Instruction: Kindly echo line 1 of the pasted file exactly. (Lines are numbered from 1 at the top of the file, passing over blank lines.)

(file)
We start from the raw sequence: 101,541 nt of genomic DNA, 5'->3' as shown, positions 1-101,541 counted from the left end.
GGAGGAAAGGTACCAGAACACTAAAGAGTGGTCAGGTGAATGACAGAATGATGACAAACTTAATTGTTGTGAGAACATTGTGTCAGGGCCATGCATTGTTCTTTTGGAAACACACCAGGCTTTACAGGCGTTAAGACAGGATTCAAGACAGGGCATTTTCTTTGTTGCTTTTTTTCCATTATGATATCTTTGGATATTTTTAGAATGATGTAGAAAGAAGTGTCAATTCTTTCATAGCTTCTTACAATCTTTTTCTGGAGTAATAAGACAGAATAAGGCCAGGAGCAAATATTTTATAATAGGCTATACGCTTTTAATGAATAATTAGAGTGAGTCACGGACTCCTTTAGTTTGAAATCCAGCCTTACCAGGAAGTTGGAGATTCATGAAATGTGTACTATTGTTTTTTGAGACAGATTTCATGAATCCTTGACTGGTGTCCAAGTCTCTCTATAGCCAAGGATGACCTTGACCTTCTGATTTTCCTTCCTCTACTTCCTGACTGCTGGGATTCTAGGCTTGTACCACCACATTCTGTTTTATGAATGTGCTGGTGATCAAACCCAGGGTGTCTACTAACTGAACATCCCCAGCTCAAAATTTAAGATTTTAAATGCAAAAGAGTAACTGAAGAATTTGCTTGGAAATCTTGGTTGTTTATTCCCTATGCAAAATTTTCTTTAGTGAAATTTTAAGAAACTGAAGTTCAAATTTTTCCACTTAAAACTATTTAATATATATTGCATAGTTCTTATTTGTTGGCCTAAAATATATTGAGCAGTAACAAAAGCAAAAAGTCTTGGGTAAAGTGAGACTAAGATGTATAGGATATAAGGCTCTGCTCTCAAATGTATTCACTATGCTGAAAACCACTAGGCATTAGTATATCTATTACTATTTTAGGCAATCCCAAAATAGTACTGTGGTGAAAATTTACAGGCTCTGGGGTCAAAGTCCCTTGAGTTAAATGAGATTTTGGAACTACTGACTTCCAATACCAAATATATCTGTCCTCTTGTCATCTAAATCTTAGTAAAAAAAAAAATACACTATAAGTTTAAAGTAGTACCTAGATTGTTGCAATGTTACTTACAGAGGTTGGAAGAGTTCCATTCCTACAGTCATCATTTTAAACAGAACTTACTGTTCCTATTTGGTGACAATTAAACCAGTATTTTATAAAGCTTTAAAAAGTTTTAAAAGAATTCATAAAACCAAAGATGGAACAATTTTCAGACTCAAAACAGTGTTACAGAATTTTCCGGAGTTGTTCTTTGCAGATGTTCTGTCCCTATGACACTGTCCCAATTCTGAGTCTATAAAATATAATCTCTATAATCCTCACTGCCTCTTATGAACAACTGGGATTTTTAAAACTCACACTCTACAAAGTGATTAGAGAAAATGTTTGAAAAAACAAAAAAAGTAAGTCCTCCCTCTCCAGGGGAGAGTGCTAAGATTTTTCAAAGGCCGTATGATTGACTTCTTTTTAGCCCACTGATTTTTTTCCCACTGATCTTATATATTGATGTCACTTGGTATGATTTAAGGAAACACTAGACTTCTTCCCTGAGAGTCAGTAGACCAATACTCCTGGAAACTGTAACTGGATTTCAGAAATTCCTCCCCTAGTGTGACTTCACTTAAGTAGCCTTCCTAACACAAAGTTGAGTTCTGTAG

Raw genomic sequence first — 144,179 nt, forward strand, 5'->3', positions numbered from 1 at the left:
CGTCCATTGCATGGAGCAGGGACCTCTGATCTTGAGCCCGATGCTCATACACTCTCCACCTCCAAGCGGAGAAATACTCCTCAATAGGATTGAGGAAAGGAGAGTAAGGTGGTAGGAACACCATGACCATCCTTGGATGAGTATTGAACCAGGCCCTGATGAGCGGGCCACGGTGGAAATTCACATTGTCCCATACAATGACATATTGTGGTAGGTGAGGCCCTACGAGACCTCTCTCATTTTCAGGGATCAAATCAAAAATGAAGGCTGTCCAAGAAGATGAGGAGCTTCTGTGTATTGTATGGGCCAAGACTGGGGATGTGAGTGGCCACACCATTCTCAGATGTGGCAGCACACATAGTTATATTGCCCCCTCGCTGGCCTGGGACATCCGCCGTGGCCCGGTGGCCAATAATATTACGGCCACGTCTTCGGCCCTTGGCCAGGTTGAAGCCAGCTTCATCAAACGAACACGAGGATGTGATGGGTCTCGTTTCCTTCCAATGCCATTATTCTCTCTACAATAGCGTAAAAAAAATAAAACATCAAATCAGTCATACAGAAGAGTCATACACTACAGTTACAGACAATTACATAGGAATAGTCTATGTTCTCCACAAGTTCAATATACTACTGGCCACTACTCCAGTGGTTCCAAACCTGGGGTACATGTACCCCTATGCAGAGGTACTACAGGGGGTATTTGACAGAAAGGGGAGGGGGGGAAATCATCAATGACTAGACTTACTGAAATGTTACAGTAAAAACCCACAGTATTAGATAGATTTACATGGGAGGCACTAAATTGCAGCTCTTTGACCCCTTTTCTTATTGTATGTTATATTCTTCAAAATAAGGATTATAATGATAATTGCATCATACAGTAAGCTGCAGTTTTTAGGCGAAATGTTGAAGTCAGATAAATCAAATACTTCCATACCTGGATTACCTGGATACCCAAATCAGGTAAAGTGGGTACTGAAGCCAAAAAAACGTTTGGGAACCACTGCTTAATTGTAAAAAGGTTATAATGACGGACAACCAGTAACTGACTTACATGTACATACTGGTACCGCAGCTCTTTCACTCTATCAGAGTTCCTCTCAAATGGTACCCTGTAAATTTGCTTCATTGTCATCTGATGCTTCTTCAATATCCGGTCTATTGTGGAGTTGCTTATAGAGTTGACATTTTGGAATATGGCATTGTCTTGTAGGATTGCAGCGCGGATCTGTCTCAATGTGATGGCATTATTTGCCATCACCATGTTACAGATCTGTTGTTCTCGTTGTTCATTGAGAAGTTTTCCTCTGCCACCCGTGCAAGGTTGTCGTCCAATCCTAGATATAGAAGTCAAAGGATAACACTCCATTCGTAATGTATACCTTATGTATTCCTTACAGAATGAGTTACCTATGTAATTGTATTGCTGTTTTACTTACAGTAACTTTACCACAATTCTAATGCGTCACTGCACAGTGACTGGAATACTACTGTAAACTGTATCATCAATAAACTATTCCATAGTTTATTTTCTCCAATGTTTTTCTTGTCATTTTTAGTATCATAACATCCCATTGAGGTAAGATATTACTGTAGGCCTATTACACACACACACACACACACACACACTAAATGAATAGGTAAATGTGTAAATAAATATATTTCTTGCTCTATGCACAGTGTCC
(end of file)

We start from the raw sequence: 101,541 nt of genomic DNA, 5'->3' as shown, positions 1-101,541 counted from the left end.